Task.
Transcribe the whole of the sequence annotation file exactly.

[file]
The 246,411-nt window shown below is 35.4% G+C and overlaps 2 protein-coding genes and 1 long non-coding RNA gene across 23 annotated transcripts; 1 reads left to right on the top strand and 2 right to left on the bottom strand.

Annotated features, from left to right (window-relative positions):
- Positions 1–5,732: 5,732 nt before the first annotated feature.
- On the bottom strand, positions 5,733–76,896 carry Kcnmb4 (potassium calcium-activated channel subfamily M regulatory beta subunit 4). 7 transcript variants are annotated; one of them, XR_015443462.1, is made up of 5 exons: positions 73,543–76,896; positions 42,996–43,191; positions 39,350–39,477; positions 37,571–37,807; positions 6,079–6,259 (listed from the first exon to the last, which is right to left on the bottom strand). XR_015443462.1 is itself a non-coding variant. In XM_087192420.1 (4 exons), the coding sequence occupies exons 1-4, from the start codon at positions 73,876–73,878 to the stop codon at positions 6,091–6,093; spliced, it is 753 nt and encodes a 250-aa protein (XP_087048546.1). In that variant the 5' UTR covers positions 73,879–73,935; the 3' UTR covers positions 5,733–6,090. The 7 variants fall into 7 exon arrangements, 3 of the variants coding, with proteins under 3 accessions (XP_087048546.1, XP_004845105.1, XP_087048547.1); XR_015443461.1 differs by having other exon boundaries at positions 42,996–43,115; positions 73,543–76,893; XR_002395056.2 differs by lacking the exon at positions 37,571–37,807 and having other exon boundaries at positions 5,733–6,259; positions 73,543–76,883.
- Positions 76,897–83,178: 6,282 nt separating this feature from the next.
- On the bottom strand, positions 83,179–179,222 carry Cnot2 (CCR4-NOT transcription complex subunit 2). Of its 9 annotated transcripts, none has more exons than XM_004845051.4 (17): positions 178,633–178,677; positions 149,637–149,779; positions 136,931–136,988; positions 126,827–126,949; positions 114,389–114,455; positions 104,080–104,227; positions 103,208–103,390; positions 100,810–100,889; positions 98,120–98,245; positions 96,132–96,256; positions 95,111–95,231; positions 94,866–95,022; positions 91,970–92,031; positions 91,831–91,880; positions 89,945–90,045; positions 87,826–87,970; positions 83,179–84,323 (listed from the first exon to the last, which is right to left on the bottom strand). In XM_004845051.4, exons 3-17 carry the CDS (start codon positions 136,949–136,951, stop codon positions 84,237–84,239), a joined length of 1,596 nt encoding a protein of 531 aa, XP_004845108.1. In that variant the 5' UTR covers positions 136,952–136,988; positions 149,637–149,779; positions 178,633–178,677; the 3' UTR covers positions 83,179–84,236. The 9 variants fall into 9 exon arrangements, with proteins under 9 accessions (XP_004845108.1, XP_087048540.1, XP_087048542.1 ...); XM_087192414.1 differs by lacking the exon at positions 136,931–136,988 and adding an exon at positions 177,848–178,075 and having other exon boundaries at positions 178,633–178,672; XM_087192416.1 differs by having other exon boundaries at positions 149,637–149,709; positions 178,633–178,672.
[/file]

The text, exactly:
The 246,411-nt window shown below is 35.4% G+C and overlaps 2 protein-coding genes and 1 long non-coding RNA gene across 23 annotated transcripts; 1 reads left to right on the top strand and 2 right to left on the bottom strand.

Annotated features, from left to right (window-relative positions):
- Positions 1–5,732: 5,732 nt before the first annotated feature.
- On the bottom strand, positions 5,733–76,896 carry Kcnmb4 (potassium calcium-activated channel subfamily M regulatory beta subunit 4). 7 transcript variants are annotated; one of them, XR_015443462.1, is made up of 5 exons: positions 73,543–76,896; positions 42,996–43,191; positions 39,350–39,477; positions 37,571–37,807; positions 6,079–6,259 (listed from the first exon to the last, which is right to left on the bottom strand). XR_015443462.1 is itself a non-coding variant. In XM_087192420.1 (4 exons), the coding sequence occupies exons 1-4, from the start codon at positions 73,876–73,878 to the stop codon at positions 6,091–6,093; spliced, it is 753 nt and encodes a 250-aa protein (XP_087048546.1). In that variant the 5' UTR covers positions 73,879–73,935; the 3' UTR covers positions 5,733–6,090. The 7 variants fall into 7 exon arrangements, 3 of the variants coding, with proteins under 3 accessions (XP_087048546.1, XP_004845105.1, XP_087048547.1); XR_015443461.1 differs by having other exon boundaries at positions 42,996–43,115; positions 73,543–76,893; XR_002395056.2 differs by lacking the exon at positions 37,571–37,807 and having other exon boundaries at positions 5,733–6,259; positions 73,543–76,883.
- Positions 76,897–83,178: 6,282 nt separating this feature from the next.
- On the bottom strand, positions 83,179–179,222 carry Cnot2 (CCR4-NOT transcription complex subunit 2). Of its 9 annotated transcripts, none has more exons than XM_004845051.4 (17): positions 178,633–178,677; positions 149,637–149,779; positions 136,931–136,988; positions 126,827–126,949; positions 114,389–114,455; positions 104,080–104,227; positions 103,208–103,390; positions 100,810–100,889; positions 98,120–98,245; positions 96,132–96,256; positions 95,111–95,231; positions 94,866–95,022; positions 91,970–92,031; positions 91,831–91,880; positions 89,945–90,045; positions 87,826–87,970; positions 83,179–84,323 (listed from the first exon to the last, which is right to left on the bottom strand). In XM_004845051.4, exons 3-17 carry the CDS (start codon positions 136,949–136,951, stop codon positions 84,237–84,239), a joined length of 1,596 nt encoding a protein of 531 aa, XP_004845108.1. In that variant the 5' UTR covers positions 136,952–136,988; positions 149,637–149,779; positions 178,633–178,677; the 3' UTR covers positions 83,179–84,236. The 9 variants fall into 9 exon arrangements, with proteins under 9 accessions (XP_004845108.1, XP_087048540.1, XP_087048542.1 ...); XM_087192414.1 differs by lacking the exon at positions 136,931–136,988 and adding an exon at positions 177,848–178,075 and having other exon boundaries at positions 178,633–178,672; XM_087192416.1 differs by having other exon boundaries at positions 149,637–149,709; positions 178,633–178,672.